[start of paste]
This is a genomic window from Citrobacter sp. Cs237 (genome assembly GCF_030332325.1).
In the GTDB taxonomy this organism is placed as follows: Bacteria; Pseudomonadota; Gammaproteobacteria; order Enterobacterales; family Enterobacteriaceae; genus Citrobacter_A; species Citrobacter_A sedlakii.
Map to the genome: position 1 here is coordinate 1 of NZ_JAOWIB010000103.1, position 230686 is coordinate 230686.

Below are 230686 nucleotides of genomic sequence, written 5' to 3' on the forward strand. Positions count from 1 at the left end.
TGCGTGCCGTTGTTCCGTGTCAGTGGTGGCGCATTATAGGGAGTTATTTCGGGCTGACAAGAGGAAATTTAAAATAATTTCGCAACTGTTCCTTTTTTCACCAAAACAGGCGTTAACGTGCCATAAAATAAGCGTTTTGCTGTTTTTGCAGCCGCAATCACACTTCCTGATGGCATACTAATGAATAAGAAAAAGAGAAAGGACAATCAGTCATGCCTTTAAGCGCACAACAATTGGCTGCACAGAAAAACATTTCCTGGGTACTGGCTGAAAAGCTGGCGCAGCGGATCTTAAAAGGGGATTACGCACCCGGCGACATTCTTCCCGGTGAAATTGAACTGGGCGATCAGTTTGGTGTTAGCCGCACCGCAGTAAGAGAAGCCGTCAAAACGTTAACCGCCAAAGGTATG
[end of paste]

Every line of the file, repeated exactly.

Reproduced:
This is a genomic window from Citrobacter sp. Cs237 (genome assembly GCF_030332325.1).
In the GTDB taxonomy this organism is placed as follows: Bacteria; Pseudomonadota; Gammaproteobacteria; order Enterobacterales; family Enterobacteriaceae; genus Citrobacter_A; species Citrobacter_A sedlakii.
Map to the genome: position 1 here is coordinate 1 of NZ_JAOWIB010000103.1, position 230686 is coordinate 230686.

Below are 230686 nucleotides of genomic sequence, written 5' to 3' on the forward strand. Positions count from 1 at the left end.
TGCGTGCCGTTGTTCCGTGTCAGTGGTGGCGCATTATAGGGAGTTATTTCGGGCTGACAAGAGGAAATTTAAAATAATTTCGCAACTGTTCCTTTTTTCACCAAAACAGGCGTTAACGTGCCATAAAATAAGCGTTTTGCTGTTTTTGCAGCCGCAATCACACTTCCTGATGGCATACTAATGAATAAGAAAAAGAGAAAGGACAATCAGTCATGCCTTTAAGCGCACAACAATTGGCTGCACAGAAAAACATTTCCTGGGTACTGGCTGAAAAGCTGGCGCAGCGGATCTTAAAAGGGGATTACGCACCCGGCGACATTCTTCCCGGTGAAATTGAACTGGGCGATCAGTTTGGTGTTAGCCGCACCGCAGTAAGAGAAGCCGTCAAAACGTTAACCGCCAAAGGTATG